The researchers found that the participants who experienced mindfulness-based stress reduction had significantly less anxiety, depression, and somatic distress compared with the control group. In addition, the fMRI data indicated that the mindfulness group had less neural reactivity when they were exposed to the films than the control group, and they displayed distinctly different neural responses while watching the films than they did before their mindfulness training. These findings suggest that mindfulness meditation shifts people’s ability to use emotion regulation strategies in a way that enables them to experience emotion selectively and that the emotions they experience may be processed differently in the brain (Farb et al., 2010; Williams, 2010).
Boosts to working memory
Improvements to working memory appear to be another benefit of mindfulness, research finds. A 2010 study by Jha et al., for example, documented the benefits of mindfulness meditation among a military group who participated in an eight-week mindfulness training, a nonmeditating military group and a group of nonmeditating civilians. Both military groups were in a highly stressful period before deployment. The researchers found that the nonmeditating military group had decreased working memory capacity over time, whereas working memory capacity among nonmeditating civilians was stable across time. Within the meditating military group, however, working memory capacity increased with meditation practice. In addition, meditation practice was directly related to self-reported positive affect and inversely related to self-reported negative affect.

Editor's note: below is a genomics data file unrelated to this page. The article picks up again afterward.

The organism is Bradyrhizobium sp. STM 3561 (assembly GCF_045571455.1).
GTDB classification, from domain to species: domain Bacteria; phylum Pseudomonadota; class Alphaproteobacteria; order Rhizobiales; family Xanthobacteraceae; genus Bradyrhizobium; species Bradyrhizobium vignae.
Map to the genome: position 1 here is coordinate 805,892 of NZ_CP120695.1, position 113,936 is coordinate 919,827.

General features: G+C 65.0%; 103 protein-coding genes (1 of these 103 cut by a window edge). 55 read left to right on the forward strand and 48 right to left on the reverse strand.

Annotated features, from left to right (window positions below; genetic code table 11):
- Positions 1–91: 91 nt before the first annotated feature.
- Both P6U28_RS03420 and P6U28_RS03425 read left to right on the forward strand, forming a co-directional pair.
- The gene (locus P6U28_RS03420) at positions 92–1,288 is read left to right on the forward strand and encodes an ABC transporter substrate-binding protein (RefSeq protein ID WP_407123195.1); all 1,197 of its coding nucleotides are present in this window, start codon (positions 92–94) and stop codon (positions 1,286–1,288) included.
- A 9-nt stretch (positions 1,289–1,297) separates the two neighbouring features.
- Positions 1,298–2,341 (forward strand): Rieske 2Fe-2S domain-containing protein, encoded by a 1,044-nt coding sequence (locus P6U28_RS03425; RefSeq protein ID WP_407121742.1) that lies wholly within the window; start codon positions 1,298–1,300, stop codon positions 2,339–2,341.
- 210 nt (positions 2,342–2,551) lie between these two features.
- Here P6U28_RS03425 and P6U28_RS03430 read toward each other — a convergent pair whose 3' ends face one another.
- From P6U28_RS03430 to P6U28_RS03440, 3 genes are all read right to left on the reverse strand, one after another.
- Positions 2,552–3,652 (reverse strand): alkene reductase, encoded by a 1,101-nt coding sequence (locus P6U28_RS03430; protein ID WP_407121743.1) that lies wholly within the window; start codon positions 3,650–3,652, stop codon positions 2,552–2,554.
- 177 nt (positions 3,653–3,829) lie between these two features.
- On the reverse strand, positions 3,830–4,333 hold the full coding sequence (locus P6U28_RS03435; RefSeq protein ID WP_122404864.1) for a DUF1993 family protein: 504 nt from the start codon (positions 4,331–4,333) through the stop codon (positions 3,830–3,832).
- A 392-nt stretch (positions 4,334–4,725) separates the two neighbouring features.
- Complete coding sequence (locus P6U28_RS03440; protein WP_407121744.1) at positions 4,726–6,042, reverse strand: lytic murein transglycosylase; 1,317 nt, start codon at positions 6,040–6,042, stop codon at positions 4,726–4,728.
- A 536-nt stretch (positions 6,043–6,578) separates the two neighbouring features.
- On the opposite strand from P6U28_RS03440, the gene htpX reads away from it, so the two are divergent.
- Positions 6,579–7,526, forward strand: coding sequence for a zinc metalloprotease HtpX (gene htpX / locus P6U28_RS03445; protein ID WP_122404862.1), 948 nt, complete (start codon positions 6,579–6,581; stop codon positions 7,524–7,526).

Another study examined how mindfulness meditation affected participants’ ability to focus attention and suppress distracting information. The researchers compared a group of experienced mindfulness meditators with a control group that had no meditation experience. They found that the meditation group had significantly better performance on all measures of attention and had higher self-reported mindfulness. Mindfulness meditation practice and self-reported mindfulness were correlated directly with cognitive flexibility and attentional functioning (Moore and Malinowski, 2009).